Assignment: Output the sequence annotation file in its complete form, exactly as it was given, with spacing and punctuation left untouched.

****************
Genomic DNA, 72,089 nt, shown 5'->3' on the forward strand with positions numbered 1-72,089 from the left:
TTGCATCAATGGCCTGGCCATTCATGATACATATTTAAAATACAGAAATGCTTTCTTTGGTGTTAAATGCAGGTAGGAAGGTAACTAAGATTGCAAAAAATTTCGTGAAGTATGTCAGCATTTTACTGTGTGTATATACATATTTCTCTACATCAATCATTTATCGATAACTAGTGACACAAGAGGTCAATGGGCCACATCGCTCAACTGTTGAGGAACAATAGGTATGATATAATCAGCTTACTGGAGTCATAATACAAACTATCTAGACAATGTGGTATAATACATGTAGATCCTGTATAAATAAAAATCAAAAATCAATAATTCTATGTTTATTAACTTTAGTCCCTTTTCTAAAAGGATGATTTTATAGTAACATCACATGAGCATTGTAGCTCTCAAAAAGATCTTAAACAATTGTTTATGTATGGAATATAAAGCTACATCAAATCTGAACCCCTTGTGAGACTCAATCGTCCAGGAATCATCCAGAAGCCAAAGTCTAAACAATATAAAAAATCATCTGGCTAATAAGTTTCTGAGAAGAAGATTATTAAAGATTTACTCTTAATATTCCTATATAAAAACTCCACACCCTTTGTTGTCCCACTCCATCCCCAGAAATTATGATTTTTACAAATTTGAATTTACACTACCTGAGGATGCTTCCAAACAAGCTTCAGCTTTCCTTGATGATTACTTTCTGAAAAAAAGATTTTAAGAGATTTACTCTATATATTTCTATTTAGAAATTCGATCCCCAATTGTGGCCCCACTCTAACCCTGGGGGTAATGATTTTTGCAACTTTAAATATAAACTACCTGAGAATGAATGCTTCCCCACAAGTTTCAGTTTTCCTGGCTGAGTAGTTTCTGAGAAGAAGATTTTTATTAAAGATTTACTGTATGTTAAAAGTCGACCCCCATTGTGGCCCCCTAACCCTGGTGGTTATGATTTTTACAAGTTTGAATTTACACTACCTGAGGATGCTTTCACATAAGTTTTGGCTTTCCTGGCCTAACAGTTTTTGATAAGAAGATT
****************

Genomic DNA, 72,089 nt, shown 5'->3' on the forward strand with positions numbered 1-72,089 from the left:
TTGCATCAATGGCCTGGCCATTCATGATACATATTTAAAATACAGAAATGCTTTCTTTGGTGTTAAATGCAGGTAGGAAGGTAACTAAGATTGCAAAAAATTTCGTGAAGTATGTCAGCATTTTACTGTGTGTATATACATATTTCTCTACATCAATCATTTATCGATAACTAGTGACACAAGAGGTCAATGGGCCACATCGCTCAACTGTTGAGGAACAATAGGTATGATATAATCAGCTTACTGGAGTCATAATACAAACTATCTAGACAATGTGGTATAATACATGTAGATCCTGTATAAATAAAAATCAAAAATCAATAATTCTATGTTTATTAACTTTAGTCCCTTTTCTAAAAGGATGATTTTATAGTAACATCACATGAGCATTGTAGCTCTCAAAAAGATCTTAAACAATTGTTTATGTATGGAATATAAAGCTACATCAAATCTGAACCCCTTGTGAGACTCAATCGTCCAGGAATCATCCAGAAGCCAAAGTCTAAACAATATAAAAAATCATCTGGCTAATAAGTTTCTGAGAAGAAGATTATTAAAGATTTACTCTTAATATTCCTATATAAAAACTCCACACCCTTTGTTGTCCCACTCCATCCCCAGAAATTATGATTTTTACAAATTTGAATTTACACTACCTGAGGATGCTTCCAAACAAGCTTCAGCTTTCCTTGATGATTACTTTCTGAAAAAAAGATTTTAAGAGATTTACTCTATATATTTCTATTTAGAAATTCGATCCCCAATTGTGGCCCCACTCTAACCCTGGGGGTAATGATTTTTGCAACTTTAAATATAAACTACCTGAGAATGAATGCTTCCCCACAAGTTTCAGTTTTCCTGGCTGAGTAGTTTCTGAGAAGAAGATTTTTATTAAAGATTTACTGTATGTTAAAAGTCGACCCCCATTGTGGCCCCCTAACCCTGGTGGTTATGATTTTTACAAGTTTGAATTTACACTACCTGAGGATGCTTTCACATAAGTTTTGGCTTTCCTGGCCTAACAGTTTTTGATAAGAAGATT